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» Entries tagged with "disclosure"

We’re Gonna Need The Hardly Boys For This One…

It was a mystery for the ages, the crime of the century. A few scratcher lottery tickets and/or some cash swiped from a convenience store counter. In broad daylight. The nerve! Police interviewed the clerk, who said he didn’t just steal them himself. Being human polygraphs, officers cleared him right away.  Being forensic reconstruction experts too, they reviewed the surveillance video, which showed a lady quite clearly, but not much more. They immediately concluded there had been a crime. They got a lucky break because the clerk, who definitely didn’t just steal some stuff, got the license plate of the regular who committed the dastardly deed. Officers pulled the driver’s license photo associated with the plate and put it in a lineup that might as well have included a few … Read entire article »

Filed under: Prosecutors

Carbon Copy Criminal Defense

Arizona has pretty good discovery rules. The state has to disclose quite a bit fairly early in the process compared to many jurisdictions. The defense also has a duty to disclose, which mostly consists of providing the state with a list of witnesses, exhibits, and defenses that may be offered at trial. Courts generally don’t enforce the rules as they should, but they’re still quite helpful. At the very least, the defense gets enough to prevent nasty surprises in most cases. The notices themselves contain a lot of boilerplate language. Writing a disclosure notice from the ground up would waste time. Plus, things like diagrams of the scene and maps of the area aren’t normally the first thing a lawyer thinks about when mounting a … Read entire article »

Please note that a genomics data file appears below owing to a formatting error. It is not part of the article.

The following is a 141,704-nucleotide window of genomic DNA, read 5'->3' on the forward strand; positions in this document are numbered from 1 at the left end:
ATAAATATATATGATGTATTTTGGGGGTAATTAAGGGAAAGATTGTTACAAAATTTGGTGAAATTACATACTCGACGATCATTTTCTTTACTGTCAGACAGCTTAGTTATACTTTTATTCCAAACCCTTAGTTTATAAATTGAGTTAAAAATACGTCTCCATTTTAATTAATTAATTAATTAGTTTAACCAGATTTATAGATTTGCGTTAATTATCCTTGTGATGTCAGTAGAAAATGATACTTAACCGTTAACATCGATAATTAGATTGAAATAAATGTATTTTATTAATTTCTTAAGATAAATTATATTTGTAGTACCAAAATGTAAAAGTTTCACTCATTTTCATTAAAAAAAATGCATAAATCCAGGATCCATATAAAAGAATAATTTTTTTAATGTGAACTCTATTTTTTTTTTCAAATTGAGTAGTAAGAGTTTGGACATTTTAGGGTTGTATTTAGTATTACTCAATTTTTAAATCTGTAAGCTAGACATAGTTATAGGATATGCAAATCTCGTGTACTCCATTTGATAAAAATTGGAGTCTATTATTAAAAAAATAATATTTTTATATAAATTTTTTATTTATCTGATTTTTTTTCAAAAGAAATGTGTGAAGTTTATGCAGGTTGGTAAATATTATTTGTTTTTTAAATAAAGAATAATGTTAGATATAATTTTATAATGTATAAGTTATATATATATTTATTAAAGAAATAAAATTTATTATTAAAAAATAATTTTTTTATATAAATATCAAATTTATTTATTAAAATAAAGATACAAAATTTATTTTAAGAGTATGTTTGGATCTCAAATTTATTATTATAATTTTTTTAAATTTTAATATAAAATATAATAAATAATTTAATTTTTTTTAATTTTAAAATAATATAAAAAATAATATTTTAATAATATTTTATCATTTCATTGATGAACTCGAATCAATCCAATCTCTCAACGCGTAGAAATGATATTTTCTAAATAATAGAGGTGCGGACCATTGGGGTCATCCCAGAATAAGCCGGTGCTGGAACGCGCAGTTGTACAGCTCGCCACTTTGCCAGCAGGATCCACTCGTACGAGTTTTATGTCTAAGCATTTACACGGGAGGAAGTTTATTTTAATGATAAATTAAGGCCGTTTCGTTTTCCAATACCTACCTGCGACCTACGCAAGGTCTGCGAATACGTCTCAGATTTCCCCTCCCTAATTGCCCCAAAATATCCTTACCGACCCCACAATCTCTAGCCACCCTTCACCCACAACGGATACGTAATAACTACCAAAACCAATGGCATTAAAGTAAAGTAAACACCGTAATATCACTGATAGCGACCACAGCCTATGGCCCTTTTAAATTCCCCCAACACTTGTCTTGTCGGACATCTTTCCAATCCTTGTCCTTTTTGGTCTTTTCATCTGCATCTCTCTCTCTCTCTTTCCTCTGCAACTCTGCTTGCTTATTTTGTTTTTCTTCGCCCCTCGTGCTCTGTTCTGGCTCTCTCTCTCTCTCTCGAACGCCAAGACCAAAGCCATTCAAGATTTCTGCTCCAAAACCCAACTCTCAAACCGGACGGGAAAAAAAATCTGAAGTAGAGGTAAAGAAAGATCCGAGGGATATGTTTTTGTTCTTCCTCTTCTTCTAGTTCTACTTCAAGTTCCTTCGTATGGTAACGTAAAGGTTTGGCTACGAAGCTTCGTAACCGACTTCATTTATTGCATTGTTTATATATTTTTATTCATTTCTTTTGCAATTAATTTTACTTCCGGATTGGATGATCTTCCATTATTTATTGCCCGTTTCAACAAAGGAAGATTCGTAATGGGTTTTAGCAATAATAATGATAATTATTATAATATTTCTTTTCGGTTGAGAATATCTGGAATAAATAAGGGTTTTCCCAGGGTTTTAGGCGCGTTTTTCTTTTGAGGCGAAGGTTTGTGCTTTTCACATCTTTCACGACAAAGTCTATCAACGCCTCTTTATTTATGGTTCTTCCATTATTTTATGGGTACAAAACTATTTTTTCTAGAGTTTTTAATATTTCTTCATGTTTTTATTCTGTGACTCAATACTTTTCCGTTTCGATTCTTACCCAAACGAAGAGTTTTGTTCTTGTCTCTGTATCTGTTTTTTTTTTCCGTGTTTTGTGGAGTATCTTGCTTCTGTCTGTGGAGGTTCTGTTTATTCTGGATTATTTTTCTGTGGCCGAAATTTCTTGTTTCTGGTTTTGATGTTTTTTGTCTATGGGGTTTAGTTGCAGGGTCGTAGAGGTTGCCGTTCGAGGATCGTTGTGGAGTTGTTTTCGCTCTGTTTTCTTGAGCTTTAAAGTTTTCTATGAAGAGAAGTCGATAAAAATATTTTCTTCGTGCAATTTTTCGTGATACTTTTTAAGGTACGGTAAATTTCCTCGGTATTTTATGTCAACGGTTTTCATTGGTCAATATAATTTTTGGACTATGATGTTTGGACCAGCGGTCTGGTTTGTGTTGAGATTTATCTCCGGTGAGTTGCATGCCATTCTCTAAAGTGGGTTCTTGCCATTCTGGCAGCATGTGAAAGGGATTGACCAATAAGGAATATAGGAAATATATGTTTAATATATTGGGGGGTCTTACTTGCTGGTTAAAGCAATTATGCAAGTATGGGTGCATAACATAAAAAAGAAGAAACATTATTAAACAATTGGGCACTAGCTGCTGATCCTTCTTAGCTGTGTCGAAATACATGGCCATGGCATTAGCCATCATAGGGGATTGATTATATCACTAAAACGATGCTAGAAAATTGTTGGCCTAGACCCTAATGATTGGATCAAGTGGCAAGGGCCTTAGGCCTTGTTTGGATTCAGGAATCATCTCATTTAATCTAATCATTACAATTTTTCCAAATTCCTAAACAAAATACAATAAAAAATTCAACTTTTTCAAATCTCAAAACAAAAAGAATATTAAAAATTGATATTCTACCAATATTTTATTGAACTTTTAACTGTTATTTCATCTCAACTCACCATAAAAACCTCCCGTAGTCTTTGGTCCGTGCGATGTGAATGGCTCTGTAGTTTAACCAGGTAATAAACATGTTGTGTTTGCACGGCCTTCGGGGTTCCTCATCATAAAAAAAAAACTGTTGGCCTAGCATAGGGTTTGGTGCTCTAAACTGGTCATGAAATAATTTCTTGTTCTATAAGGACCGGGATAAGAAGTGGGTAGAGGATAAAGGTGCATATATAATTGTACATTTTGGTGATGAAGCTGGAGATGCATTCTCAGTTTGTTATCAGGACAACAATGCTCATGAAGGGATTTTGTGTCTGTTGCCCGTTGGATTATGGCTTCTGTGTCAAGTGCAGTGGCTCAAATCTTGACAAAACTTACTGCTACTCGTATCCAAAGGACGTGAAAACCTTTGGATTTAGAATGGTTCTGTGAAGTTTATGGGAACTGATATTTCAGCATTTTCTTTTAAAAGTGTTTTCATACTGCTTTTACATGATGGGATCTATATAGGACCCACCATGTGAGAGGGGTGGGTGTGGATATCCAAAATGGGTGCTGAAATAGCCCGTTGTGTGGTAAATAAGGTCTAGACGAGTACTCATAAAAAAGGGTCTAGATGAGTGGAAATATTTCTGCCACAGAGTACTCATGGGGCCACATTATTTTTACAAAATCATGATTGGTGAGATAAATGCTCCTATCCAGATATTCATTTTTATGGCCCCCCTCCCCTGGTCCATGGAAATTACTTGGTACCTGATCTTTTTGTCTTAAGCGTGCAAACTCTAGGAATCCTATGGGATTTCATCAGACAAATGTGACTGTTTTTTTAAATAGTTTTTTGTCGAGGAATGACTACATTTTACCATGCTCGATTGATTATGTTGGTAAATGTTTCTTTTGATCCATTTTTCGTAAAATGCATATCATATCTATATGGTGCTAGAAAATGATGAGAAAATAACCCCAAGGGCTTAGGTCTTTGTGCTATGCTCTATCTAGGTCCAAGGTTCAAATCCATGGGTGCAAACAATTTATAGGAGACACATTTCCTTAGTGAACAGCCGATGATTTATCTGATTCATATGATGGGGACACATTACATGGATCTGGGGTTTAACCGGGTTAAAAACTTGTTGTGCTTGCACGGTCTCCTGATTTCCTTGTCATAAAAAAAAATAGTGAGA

Filed under: lawyers

Tipping Our Hand

People who don’t practice criminal defense tend to have a number of funny misconceptions about how the process works. Sadly, some people who do practice criminal defense also tend to have a number of funny misconceptions about how the process works. One huge area where non-practitioners and even some practitioners seem to get confused is disclosure. “We’d better not tip our hand,” I hear over and over again. In Arizona state courts, far more so than in federal court, the disclosure rules are quite extensive. The state must comply with all kinds of requirements as the case proceeds. At the arraignment, it must turn over all law enforcement reports as well as the names and addresses of experts and the results of completed physical examinations, scientific … Read entire article »

Filed under: Practice in General, Procedural Rules

Discovery Fees

Some Arizona prosecuting agencies charge defense attorneys for copies of police reports and other discovery. For instance, the Maricopa County Attorney’s Office charges $0.25 per page. They have you sign an invoice when you pick up the discovery, then they send you a bill. Most Maricopa County defense attorneys I know have at least one delinquent discovery bill from the county attorney sitting around their office. There’s not much point in writing a check for a dollar or two. A friend of mine told me about a defense attorney who was 90 days delinquent on a bill for $1.50 and wanted to go to the county attorney with $0.55 and ask to be put on a payment plan for the remainder. I don’t like the county … Read entire article »

Filed under: Arizona Constitution, Procedural Rules, Prosecutors

Releasing Information

I was recently stuck in court dealing with a case that should have been dismissed long ago. The prosecutor thought my client wasn’t complying with the terms of a mental health diversion program, but I had personally verified that he was in compliance less than a day before. To satisfy the state and avoid reinstatement of the charges, I just needed to get some up-to-date written proof. My first step was to try to call my client’s mental health case manager. One person told me the case manager was on vacation, and another told me he was in court. They accidentally hung up on me twice. Eventually, I got through to a lady who seemed to be able to help me. I explained to her … Read entire article »

Filed under: Government Rants, Practice in General

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